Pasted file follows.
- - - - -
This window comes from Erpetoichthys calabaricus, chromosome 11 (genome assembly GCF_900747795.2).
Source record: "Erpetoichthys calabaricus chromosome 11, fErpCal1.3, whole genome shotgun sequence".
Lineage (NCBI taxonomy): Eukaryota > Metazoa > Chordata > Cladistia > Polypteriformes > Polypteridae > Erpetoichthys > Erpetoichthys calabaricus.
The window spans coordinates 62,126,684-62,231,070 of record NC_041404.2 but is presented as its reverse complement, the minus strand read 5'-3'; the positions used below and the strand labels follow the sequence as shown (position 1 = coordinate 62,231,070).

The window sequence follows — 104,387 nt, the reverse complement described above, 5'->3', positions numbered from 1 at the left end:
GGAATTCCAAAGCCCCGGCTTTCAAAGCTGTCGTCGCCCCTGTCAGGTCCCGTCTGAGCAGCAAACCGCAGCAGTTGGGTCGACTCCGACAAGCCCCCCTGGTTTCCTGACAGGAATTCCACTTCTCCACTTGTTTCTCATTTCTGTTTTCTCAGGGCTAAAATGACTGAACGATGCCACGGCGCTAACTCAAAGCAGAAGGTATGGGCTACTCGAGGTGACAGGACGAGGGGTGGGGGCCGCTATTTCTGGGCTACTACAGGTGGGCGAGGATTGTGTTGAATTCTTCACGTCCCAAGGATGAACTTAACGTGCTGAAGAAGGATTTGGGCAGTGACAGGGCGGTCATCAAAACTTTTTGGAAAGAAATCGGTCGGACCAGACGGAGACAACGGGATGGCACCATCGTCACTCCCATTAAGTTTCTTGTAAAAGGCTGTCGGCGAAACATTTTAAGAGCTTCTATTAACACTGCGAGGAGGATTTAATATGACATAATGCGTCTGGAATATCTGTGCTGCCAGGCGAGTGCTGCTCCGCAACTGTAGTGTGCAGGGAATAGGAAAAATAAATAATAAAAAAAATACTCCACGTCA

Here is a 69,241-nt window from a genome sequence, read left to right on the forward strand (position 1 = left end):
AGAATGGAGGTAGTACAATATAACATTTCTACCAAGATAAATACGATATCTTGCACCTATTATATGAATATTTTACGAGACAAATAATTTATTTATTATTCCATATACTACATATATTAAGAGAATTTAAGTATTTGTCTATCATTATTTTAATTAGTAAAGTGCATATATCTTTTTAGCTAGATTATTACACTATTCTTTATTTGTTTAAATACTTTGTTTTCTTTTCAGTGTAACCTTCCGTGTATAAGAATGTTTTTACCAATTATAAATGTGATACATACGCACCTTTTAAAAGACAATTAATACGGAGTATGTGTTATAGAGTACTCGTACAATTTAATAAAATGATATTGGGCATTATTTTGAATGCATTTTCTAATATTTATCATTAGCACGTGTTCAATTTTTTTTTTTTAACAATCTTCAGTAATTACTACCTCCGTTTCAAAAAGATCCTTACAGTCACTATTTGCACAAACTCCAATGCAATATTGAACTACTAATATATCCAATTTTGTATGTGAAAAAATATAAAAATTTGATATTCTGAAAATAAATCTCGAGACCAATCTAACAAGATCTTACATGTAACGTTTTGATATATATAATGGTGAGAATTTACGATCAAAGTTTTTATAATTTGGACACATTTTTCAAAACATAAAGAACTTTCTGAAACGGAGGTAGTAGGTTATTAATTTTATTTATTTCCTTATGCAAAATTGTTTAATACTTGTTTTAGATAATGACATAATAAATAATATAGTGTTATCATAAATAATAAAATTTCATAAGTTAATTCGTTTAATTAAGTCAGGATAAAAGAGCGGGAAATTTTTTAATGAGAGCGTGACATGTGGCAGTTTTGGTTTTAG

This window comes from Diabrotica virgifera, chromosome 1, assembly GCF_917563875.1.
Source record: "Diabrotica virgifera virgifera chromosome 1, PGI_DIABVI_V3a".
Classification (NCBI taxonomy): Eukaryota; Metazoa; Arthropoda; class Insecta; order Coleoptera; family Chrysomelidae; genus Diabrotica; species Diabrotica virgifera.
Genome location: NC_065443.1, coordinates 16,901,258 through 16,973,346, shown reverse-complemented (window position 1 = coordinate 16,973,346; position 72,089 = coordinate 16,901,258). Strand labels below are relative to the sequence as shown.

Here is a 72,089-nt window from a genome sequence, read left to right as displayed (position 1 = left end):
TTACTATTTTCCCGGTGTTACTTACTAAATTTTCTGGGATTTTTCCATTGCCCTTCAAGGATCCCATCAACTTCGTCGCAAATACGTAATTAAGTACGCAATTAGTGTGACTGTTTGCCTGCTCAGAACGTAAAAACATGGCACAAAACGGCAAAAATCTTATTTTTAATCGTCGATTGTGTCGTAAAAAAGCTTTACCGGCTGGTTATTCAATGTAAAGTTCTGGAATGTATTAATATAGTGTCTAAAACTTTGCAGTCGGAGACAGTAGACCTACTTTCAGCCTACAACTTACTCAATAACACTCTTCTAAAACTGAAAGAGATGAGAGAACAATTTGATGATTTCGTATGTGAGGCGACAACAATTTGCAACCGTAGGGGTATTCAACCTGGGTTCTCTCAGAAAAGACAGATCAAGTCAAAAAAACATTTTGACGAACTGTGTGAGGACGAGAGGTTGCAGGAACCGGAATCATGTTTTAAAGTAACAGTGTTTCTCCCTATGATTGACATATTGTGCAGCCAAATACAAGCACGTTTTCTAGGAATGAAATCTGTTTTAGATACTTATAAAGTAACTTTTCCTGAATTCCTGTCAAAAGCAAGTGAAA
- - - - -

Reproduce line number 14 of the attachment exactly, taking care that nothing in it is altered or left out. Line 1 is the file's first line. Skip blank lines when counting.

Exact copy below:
TTACTATTTTCCCGGTGTTACTTACTAAATTTTCTGGGATTTTTCCATTGCCCTTCAAGGATCCCATCAACTTCGTCGCAAATACGTAATTAAGTACGCAATTAGTGTGACTGTTTGCCTGCTCAGAACGTAAAAACATGGCACAAAACGGCAAAAATCTTATTTTTAATCGTCGATTGTGTCGTAAAAAAGCTTTACCGGCTGGTTATTCAATGTAAAGTTCTGGAATGTATTAATATAGTGTCTAAAACTTTGCAGTCGGAGACAGTAGACCTACTTTCAGCCTACAACTTACTCAATAACACTCTTCTAAAACTGAAAGAGATGAGAGAACAATTTGATGATTTCGTATGTGAGGCGACAACAATTTGCAACCGTAGGGGTATTCAACCTGGGTTCTCTCAGAAAAGACAGATCAAGTCAAAAAAACATTTTGACGAACTGTGTGAGGACGAGAGGTTGCAGGAACCGGAATCATGTTTTAAAGTAACAGTGTTTCTCCCTATGATTGACATATTGTGCAGCCAAATACAAGCACGTTTTCTAGGAATGAAATCTGTTTTAGATACTTATAAAGTAACTTTTCCTGAATTCCTGTCAAAAGCAAGTGAAA